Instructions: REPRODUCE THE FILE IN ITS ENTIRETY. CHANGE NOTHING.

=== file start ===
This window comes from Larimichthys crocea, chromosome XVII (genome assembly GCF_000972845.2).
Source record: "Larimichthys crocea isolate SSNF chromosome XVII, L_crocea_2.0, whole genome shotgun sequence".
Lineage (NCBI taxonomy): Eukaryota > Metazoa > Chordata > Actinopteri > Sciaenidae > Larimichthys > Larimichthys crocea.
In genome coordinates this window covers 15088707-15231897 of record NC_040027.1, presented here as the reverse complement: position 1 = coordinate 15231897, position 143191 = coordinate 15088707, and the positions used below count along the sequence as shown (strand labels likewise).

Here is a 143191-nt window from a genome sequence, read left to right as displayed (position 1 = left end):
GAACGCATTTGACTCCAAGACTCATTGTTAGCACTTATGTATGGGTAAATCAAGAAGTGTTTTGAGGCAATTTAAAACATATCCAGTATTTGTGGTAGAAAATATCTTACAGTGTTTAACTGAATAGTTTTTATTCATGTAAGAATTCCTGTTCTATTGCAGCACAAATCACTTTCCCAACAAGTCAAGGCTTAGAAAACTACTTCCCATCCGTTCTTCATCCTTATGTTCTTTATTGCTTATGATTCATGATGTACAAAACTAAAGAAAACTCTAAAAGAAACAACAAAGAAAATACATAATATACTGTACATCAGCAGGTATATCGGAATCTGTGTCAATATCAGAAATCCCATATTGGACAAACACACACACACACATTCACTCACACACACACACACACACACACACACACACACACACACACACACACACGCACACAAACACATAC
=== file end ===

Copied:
This window comes from Larimichthys crocea, chromosome XVII (genome assembly GCF_000972845.2).
Source record: "Larimichthys crocea isolate SSNF chromosome XVII, L_crocea_2.0, whole genome shotgun sequence".
Lineage (NCBI taxonomy): Eukaryota > Metazoa > Chordata > Actinopteri > Sciaenidae > Larimichthys > Larimichthys crocea.
In genome coordinates this window covers 15088707-15231897 of record NC_040027.1, presented here as the reverse complement: position 1 = coordinate 15231897, position 143191 = coordinate 15088707, and the positions used below count along the sequence as shown (strand labels likewise).

Here is a 143191-nt window from a genome sequence, read left to right as displayed (position 1 = left end):
GAACGCATTTGACTCCAAGACTCATTGTTAGCACTTATGTATGGGTAAATCAAGAAGTGTTTTGAGGCAATTTAAAACATATCCAGTATTTGTGGTAGAAAATATCTTACAGTGTTTAACTGAATAGTTTTTATTCATGTAAGAATTCCTGTTCTATTGCAGCACAAATCACTTTCCCAACAAGTCAAGGCTTAGAAAACTACTTCCCATCCGTTCTTCATCCTTATGTTCTTTATTGCTTATGATTCATGATGTACAAAACTAAAGAAAACTCTAAAAGAAACAACAAAGAAAATACATAATATACTGTACATCAGCAGGTATATCGGAATCTGTGTCAATATCAGAAATCCCATATTGGACAAACACACACACACACATTCACTCACACACACACACACACACACACACACACACACACACACACACACACACGCACACAAACACATAC